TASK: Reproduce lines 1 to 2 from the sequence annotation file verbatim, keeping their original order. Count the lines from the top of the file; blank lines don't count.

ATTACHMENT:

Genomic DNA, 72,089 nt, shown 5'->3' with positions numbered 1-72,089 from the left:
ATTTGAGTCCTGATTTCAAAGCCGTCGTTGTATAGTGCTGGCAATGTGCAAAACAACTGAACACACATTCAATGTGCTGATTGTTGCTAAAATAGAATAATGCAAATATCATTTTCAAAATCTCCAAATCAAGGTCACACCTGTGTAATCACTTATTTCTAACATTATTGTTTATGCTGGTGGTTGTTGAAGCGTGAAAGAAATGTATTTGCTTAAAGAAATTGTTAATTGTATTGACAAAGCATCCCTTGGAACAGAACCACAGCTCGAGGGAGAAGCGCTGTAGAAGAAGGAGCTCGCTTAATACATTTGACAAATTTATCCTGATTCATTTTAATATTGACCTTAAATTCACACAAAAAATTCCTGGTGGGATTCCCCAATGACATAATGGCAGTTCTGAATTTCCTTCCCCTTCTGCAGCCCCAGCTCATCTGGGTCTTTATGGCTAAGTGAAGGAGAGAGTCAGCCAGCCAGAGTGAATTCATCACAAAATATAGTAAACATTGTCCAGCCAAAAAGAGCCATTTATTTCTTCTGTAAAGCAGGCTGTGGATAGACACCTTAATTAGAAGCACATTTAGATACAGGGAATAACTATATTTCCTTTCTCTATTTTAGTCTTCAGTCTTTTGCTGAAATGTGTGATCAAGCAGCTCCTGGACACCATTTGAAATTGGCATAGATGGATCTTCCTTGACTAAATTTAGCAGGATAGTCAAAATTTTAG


Genomic DNA, 72,089 nt, shown 5'->3' with positions numbered 1-72,089 from the left:
ATTTGAGTCCTGATTTCAAAGCCGTCGTTGTATAGTGCTGGCAATGTGCAAAACAACTGAACACACATTCAATGTGCTGATTGTTGCTAAAATAGAATAATGCAAATATCATTTTCAAAATCTCCAAATCAAGGTCACACCTGTGTAATCACTTATTTCTAACATTATTGTTTATGCTGGTGGTTGTTGAAGCGTGAAAGAAATGTATTTGCTTAAAGAAATTGTTAATTGTATTGACAAAGCATCCCTTGGAACAGAACCACAGCTCGAGGGAGAAGCGCTGTAGAAGAAGGAGCTCGCTTAATACATTTGACAAATTTATCCTGATTCATTTTAATATTGACCTTAAATTCACACAAAAAATTCCTGGTGGGATTCCCCAATGACATAATGGCAGTTCTGAATTTCCTTCCCCTTCTGCAGCCCCAGCTCATCTGGGTCTTTATGGCTAAGTGAAGGAGAGAGTCAGCCAGCCAGAGTGAATTCATCACAAAATATAGTAAACATTGTCCAGCCAAAAAGAGCCATTTATTTCTTCTGTAAAGCAGGCTGTGGATAGACACCTTAATTAGAAGCACATTTAGATACAGGGAATAACTATATTTCCTTTCTCTATTTTAGTCTTCAGTCTTTTGCTGAAATGTGTGATCAAGCAGCTCCTGGACACCATTTGAAATTGGCATAGATGGATCTTCCTTGACTAAATTTAGCAGGATAGTCAAAATTTTAG